●   Hannede Veringa, AXAIM, the Netherlands

Chair: Dr. Urs Lustenberger, Chairman of SACC 

 

17.00 Closing 

17.10 – 18:00 Networking and apéro

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What We Learned from this Forum

The world is changing dramatically, at different levels and dimensions. Nationalism, divergence, and technology intelligence seem to start influencing the world,  even though the fundamental relationship (at the individual, economic and business level) are interdependent and positive. People, business, individuals from various sectors and each corner of the world are questioning what we are doing but at the same time enthusiastic to the positive consequences of the changing, such as more opportunities being created. Making an effort to collaborate, trying to learn from each other, and doing more self-critical thinking (rather than being critical to others) become the keywords from this forum.  In general, we learned quite a lot from this forum, including the points as follows: 

1.    The questions and fear/ threat that Europe felt about China come from our incompetence and incapability to understand the changing world, Europe, and China’s mechanism of development. Naming China as a threat should be switched to questioning ourselves firstly, and consciously reflecting what we can do better and especially play a better role in the world. 

2.    Numbers (statistics) do matter, and we need to learn to read the stories and the background of the stories by looking into the numbers (statistics). European statistics should be combined with China statistics/numbers. Single-data-source will not make us understand the world better. 

3.    GDP growth index is a self-killing index. We should look into a future-oriented sustainability index and apply it into the social-economic development. We need to try to use SDG as goals to guild our behaviors and sustain our planet.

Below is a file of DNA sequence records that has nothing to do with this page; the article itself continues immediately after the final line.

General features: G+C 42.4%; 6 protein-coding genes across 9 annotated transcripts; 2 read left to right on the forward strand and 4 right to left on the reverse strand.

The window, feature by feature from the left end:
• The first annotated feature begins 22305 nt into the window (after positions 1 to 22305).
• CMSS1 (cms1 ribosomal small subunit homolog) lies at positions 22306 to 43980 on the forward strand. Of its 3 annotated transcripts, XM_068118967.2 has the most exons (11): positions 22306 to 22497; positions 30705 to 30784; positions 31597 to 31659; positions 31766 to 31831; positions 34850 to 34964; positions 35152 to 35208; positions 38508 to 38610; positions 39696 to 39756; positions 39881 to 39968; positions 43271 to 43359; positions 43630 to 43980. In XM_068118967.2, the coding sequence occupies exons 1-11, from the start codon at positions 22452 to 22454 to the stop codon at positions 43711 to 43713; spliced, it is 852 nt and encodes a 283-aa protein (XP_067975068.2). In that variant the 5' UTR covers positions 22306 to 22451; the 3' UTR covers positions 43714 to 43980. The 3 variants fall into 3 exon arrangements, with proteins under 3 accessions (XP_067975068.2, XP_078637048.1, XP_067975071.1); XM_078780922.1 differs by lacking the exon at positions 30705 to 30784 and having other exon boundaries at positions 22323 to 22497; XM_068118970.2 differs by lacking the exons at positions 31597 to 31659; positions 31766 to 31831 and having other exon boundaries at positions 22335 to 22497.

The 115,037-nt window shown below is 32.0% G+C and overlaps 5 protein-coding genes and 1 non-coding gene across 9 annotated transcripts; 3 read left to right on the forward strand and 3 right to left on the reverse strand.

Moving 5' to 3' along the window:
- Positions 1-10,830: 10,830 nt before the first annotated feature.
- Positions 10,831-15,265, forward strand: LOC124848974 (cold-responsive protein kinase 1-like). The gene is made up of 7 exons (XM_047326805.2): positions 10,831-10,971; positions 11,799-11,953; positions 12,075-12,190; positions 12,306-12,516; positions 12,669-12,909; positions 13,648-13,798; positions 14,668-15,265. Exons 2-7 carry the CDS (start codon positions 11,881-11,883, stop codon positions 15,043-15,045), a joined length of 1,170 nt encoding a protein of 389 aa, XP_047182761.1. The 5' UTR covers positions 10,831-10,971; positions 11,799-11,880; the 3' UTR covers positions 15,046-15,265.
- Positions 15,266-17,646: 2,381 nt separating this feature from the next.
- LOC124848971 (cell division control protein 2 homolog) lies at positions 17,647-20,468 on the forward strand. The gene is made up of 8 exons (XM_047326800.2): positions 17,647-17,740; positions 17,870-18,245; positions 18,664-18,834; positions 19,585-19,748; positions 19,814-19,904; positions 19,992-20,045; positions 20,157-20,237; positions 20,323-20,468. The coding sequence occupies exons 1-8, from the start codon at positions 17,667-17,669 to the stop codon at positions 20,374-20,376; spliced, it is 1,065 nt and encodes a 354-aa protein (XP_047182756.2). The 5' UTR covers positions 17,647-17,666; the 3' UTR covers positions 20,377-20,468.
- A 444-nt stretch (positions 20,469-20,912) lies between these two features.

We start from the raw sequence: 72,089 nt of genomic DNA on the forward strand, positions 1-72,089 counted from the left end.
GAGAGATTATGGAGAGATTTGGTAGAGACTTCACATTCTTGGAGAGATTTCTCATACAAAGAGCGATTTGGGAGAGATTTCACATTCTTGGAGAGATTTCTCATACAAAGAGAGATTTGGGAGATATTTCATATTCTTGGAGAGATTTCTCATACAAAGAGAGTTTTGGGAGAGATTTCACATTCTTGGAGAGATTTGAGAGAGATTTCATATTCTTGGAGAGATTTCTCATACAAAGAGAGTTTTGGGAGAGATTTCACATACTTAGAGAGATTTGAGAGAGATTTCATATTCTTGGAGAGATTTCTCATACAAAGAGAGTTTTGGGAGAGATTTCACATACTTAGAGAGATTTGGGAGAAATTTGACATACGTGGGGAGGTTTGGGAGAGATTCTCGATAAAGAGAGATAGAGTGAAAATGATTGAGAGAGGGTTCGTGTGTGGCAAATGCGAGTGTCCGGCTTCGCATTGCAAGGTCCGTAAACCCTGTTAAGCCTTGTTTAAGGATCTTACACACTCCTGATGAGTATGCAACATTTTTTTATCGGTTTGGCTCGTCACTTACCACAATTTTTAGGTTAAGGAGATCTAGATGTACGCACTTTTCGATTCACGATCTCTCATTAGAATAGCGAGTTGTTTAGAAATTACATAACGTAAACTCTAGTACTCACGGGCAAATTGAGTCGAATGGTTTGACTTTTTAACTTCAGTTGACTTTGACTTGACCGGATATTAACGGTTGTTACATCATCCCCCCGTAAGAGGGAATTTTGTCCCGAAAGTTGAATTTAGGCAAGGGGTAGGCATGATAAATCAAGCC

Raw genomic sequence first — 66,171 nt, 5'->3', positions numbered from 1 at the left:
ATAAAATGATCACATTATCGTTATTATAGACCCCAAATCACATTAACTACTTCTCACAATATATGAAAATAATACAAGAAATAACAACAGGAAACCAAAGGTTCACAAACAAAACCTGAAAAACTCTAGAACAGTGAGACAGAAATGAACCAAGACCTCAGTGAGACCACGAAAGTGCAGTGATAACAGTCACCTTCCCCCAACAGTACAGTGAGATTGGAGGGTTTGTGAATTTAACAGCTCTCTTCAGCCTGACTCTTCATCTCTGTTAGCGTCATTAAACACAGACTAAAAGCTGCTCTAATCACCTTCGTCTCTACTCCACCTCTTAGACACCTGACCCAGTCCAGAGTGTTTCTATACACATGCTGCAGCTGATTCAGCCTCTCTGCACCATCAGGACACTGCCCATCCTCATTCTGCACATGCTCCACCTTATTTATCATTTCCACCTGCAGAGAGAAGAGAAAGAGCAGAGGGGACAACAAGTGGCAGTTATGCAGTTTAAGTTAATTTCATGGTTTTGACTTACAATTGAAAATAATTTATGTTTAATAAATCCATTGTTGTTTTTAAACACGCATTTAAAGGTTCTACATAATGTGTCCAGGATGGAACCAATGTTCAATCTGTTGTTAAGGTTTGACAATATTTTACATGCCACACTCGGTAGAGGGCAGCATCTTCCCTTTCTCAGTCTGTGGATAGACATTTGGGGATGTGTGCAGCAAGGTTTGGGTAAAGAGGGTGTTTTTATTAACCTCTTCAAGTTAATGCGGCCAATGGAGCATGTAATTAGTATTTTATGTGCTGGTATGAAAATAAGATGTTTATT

4.    The big engine of the Western World has consisted of capitalism and democracy; however, this engine has started to dysfunction. What happened now in the world--Economic nationalism---is a lose-lose formula. What innovation/new formula shall we do to make the world better? We need to think more about it. 

5.    Right now, experts usually do not do things right. We are right now in the political climate change. National interests are difficult to be defined, and we should be wise to fight against /for such an interest. 

6.    The problem of the world is not China has a plan (building such as Belt and Road). The problem is the rest of the world do not have a plan. We cannot only sit, see around, wait, and question others’ plans. In the past, we Europeans had plans; now we don’t. Now please try to do something, rather than Brexit. 

7.    Teaching listening is critical. We need to learn how to listen. We need to learn to listen to people especially those who might not communicate in the way we do or we were used to doing. 

8.    We need to learn from China “If you want to become rich, you have to be on the road (build road) first.”  BRI can be a tool, like a hammer that can either break our head or can help us achieve goals.  It only matters how we make use of this tool. We do not like to be “Europe does what the Americans told to do.” We do whatever we want and what is good for us.

 

The Executive Board of Identitat Global Forum 

March 8th,2019, Zurich